aracerdude: 2 Million from Repsol will help the team judge his performance and the cars developement.

Date Added: 20/07/2009

Nick Goodspeed
I found this on Paul Tracy'd blog:
Paul Tracy, a bitter rival during Sebastien Bourdais' successful prior career in the United States, has said he is "not surprised" Toro Rosso fired the Frenchman half-way into his second Formula One season
. "The guy was a misery even when he had the best car and was winning everything, so I guess he's been pretty unbearable this last 18 months."
Date Added: 20/07/2009

Welcome back, Clive. You've been missed even for a few days.

Looks like we'll get to see what the kid can get up to this weekend, though the Hungaroring isn't exactly going to give us a good indication of anything. At least it might help to keep the over-expectations down a bit.

Nick, Paul Tracy's blog?! Good grief! Well, he certainly knows what being a misery is all about.
Date Added: 21/07/2009

Nick Goodspeeed
Varasaki: If we could take 2% of Tracy's pugnaciousness for each F1 driver, we would live in a better world :-)
Date Added: 21/07/2009

They say history repeats, as I was reading your blog two names kept springing to mind, Michael Andretti and Eliseo Salazar. Seb seems to of had Andretti F1 career ( Car comparisons ignored )after a succesful time in Champ Car and Jaime has paid He`s way into F1 following F3, although He`s record does stand scrutiny. To give Seb the boot before a midseason upgrade is either crazy or a Lawyer move to boot Seb on a non performance clause (allegedly!). Hungaring being the concentration sapping rhythm and timing monster it is will test the youngster. As long as He doesn`t do a `Andretti at Monza ` He`ll be alright.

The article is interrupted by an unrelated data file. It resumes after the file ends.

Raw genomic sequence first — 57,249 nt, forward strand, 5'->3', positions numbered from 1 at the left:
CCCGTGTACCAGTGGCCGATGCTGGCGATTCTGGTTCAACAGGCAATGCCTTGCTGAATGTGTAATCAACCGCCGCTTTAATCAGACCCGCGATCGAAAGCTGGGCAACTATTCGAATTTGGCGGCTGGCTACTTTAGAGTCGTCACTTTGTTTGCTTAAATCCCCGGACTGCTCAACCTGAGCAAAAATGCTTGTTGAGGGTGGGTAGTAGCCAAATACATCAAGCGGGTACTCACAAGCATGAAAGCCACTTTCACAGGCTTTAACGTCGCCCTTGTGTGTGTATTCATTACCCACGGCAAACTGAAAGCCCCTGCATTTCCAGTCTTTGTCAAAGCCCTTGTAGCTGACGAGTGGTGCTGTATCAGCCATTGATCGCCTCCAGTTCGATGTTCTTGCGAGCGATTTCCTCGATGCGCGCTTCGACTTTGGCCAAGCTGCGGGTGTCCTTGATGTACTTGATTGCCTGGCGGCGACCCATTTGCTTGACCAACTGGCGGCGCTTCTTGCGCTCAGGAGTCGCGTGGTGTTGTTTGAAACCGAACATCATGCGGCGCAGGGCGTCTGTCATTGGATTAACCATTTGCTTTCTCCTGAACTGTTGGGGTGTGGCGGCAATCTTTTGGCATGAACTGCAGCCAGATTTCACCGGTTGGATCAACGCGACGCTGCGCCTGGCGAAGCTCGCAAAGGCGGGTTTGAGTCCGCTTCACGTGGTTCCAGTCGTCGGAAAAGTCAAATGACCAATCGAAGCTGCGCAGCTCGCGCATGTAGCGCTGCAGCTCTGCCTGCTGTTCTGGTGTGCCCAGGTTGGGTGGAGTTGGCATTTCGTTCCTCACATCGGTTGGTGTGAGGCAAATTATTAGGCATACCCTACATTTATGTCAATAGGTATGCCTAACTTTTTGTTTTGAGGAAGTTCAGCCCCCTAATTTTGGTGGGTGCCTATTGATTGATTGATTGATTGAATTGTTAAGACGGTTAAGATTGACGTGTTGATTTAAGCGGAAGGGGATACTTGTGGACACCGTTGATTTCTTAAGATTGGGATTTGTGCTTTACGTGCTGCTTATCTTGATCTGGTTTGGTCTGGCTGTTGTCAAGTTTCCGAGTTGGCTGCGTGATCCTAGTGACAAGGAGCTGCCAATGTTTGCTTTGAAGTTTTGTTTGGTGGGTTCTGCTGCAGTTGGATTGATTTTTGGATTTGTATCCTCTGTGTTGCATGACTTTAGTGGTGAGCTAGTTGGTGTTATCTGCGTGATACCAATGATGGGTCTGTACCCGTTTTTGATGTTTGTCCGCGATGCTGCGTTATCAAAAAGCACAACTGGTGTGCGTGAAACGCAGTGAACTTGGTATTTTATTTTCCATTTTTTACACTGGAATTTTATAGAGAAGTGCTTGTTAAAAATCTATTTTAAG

Date Added: 21/07/2009

Oops, just realised Andretti`s bad races were He`s first Three. For some reason I Had turn 2 at Monza in my memory, still keeps you on your toe`s a Clive ;-)
Date Added: 21/07/2009

Nick Goodspeed
I see that Danica Patric has said she wants no part of F1. "It's not in my heart to go there."
I could not imagine any openwheel driver saying this before Ecclestone and Mosley began dominating the F1 media with their drivel.

Date Added: 22/07/2009

Steven Roy

I thought Jaime drove sensibly today and stayed within the limits of the car. On the one bit of telemetry we saw he was very confident on the throttle. He was straight on it and not at all hesitant.

I think his first practise session where he was only 0.2s behind Buemi was very impressive and his second session was equally impressive despite the bigger gap as he did not run at the end of the session when the fast times were set. I assume this was to keep him away from heavy traffic on his first day in the car.

Autosport seem convinced that Sebastien Loeb will be in the car as soon as his WRC is clinched and Red Bull want him in F1 next season. Red Bull only became legal in France last year so they will get a far better return from having a high profile Frenchman in the car than having a promising Spaniard in it.
Date Added: 24/07/2009